Kickstart your business in the golden era of innovation
Kickstarter, the hugely popular crowdfunding website, is beginning to see a new trend emerging. Initially the site attracted creative types looking to fund their latest artwork, album, fashion line or film.
Since then it has become synonymous with the independent games industry. Incredible sums of money are being raised, such as video game Project Eternity, whose creators massively overtook their target of $1,100,000 by raising a total of $3,986,929 from 73,968 backers.
And whilst both of the creative industries continue to thrive on Kickstarter, it is the emergence of the technology hardware projects that is turning heads in the business sectors.
It is not uncommon for projects to raise millions of dollars on Kickstarter. Pebble, a customizable watch for iPhone and Android, raised an extraordinary $10,266,845 from 68,929 backers. Similarly OUYA, a new kind of video game console, raised $8,596,474 from 63,416 backers.
There are many other examples like these, entrepreneurs and innovators are finding their dreams being realised, and have a ready-made audience to help them promote the product once it has launched.
Kickstarter launched in the UK last October and it has been fascinating to see how British based projects would fare.
The good news is there are plenty of success stories. Emilie Holmes’s Good and Proper Tea company is one such story. Emilie, 27, had been working for an advertising company four days a week, spending the other three on her business plan and researching teas.
After “boring friends and family” for years with the idea of setting up a tea company she finally took the plunge last September. Holmes quit her job, bought a 1974 Citroen H van and was then left needing £10,000 to convert it into her dream.
With Kickstarter launching in the UK in October, Emilie knew it was the perfect opportunity. She raised £14,682 from 372 backers and the rest, as they say, is history.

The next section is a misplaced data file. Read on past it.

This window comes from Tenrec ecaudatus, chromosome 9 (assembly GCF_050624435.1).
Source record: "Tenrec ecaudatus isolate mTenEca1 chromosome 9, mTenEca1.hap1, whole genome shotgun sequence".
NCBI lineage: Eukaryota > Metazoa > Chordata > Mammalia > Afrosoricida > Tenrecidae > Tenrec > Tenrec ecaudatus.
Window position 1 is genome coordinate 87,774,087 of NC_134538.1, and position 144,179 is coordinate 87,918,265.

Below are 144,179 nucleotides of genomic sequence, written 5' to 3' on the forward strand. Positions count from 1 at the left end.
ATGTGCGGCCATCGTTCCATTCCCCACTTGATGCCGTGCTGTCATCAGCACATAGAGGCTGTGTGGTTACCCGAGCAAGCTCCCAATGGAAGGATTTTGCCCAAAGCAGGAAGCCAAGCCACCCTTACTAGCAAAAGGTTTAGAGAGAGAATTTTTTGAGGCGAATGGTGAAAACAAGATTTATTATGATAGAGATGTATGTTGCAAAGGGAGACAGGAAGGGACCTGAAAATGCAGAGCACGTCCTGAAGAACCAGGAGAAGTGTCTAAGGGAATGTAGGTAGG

The evolution of Kickstarter
As I stated in the opening paragraph, Kickstarter is beginning to see a new trend emerging. Established businesses are realising the potential of Kickstarter, not only for raising funding, but gaining invaluable user feedback.
Ram Malasani, founder of Securifi, the world’s first wireless router with a touch screen, is currently running a project on Kickstarter to fund Almond+ the second product in their router range. With just 4 days left to go the company have raised $706,889, far more than the $250,000 they aimed for.
Malasani’s reasons for starting the project on Kickstarter were a lot different to most. Securifi is not exactly struggling for funds. The first product launched at the Consumer Electronics Show a year ago and has sold thousands of units on Amazon.
The problem Malasani has is that being a third-party seller on Amazon, he can’t contact those who have previously bought his products, losing the ability to ask about their experience or to promote new products and features.
Kickstarter has allowed him to do early marketing and solicit high-quality feedback. Crowdfunding is the ultimate form of consumer research. Not only are you asking people’s opinions, you are receiving their money with those opinions.
Gaining this feedback before creating the product really helps to ensure that the development is geared towards the end user. And so far 6,345 people have backed the Almond+ project, which is a great customer base to build in less than 60 days.
A golden era
What does the future hold for Kickstarter and UK businesses? The opportunity is there for established companies, as well as start-ups and creatives, to make their projects a reality. For some the feedback is as valuable as the funding.
Kickstarter is an all or nothing platform. If you fail to raise the funding target you set at the beginning of the campaign then you don’t receive any of it. Overall, 43.56% of projects reach their funding goals. With 81% of projects, that raised more than 20% of their goal, being successfully funded.
With comprehensive planning and a clear strategy business owners have a great chance of funding their idea and gain insight into what consumers want.
Crowdfunding has arrived in the UK. Will 2013 see the start to a golden era of British innovation?